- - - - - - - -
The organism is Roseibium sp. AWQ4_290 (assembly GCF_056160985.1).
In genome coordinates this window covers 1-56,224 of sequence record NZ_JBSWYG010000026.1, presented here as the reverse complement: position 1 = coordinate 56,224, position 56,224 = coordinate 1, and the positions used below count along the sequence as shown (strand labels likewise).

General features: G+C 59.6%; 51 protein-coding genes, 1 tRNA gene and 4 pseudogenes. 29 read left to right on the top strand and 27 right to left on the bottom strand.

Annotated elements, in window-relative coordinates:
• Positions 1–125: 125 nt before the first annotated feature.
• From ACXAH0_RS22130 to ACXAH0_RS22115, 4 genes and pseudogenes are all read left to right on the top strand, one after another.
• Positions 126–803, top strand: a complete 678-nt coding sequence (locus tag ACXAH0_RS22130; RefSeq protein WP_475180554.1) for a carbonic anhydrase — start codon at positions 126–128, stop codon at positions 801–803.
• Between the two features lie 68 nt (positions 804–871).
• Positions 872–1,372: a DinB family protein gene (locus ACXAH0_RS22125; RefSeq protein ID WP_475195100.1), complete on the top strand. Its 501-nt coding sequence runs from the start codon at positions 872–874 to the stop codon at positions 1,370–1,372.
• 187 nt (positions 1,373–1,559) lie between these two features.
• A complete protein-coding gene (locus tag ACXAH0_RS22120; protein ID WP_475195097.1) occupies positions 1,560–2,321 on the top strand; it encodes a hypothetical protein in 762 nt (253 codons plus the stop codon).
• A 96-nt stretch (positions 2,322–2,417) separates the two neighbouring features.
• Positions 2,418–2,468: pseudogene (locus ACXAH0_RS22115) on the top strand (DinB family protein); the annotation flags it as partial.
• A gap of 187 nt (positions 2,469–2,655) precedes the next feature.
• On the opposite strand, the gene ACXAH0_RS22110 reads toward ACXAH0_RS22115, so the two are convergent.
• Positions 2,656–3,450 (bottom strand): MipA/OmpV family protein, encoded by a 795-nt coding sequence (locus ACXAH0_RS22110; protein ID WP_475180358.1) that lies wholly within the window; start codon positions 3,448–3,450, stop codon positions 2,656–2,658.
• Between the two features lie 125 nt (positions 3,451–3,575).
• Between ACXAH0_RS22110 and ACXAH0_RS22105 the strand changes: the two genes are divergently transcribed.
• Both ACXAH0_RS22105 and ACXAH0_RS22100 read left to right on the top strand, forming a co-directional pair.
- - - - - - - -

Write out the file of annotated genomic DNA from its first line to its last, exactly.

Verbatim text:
The organism is Roseibium sp. AWQ4_290 (assembly GCF_056160985.1).
In genome coordinates this window covers 1-56,224 of sequence record NZ_JBSWYG010000026.1, presented here as the reverse complement: position 1 = coordinate 56,224, position 56,224 = coordinate 1, and the positions used below count along the sequence as shown (strand labels likewise).

General features: G+C 59.6%; 51 protein-coding genes, 1 tRNA gene and 4 pseudogenes. 29 read left to right on the top strand and 27 right to left on the bottom strand.

Annotated elements, in window-relative coordinates:
• Positions 1–125: 125 nt before the first annotated feature.
• From ACXAH0_RS22130 to ACXAH0_RS22115, 4 genes and pseudogenes are all read left to right on the top strand, one after another.
• Positions 126–803, top strand: a complete 678-nt coding sequence (locus tag ACXAH0_RS22130; RefSeq protein WP_475180554.1) for a carbonic anhydrase — start codon at positions 126–128, stop codon at positions 801–803.
• Between the two features lie 68 nt (positions 804–871).
• Positions 872–1,372: a DinB family protein gene (locus ACXAH0_RS22125; RefSeq protein ID WP_475195100.1), complete on the top strand. Its 501-nt coding sequence runs from the start codon at positions 872–874 to the stop codon at positions 1,370–1,372.
• 187 nt (positions 1,373–1,559) lie between these two features.
• A complete protein-coding gene (locus tag ACXAH0_RS22120; protein ID WP_475195097.1) occupies positions 1,560–2,321 on the top strand; it encodes a hypothetical protein in 762 nt (253 codons plus the stop codon).
• A 96-nt stretch (positions 2,322–2,417) separates the two neighbouring features.
• Positions 2,418–2,468: pseudogene (locus ACXAH0_RS22115) on the top strand (DinB family protein); the annotation flags it as partial.
• A gap of 187 nt (positions 2,469–2,655) precedes the next feature.
• On the opposite strand, the gene ACXAH0_RS22110 reads toward ACXAH0_RS22115, so the two are convergent.
• Positions 2,656–3,450 (bottom strand): MipA/OmpV family protein, encoded by a 795-nt coding sequence (locus ACXAH0_RS22110; protein ID WP_475180358.1) that lies wholly within the window; start codon positions 3,448–3,450, stop codon positions 2,656–2,658.
• Between the two features lie 125 nt (positions 3,451–3,575).
• Between ACXAH0_RS22110 and ACXAH0_RS22105 the strand changes: the two genes are divergently transcribed.
• Both ACXAH0_RS22105 and ACXAH0_RS22100 read left to right on the top strand, forming a co-directional pair.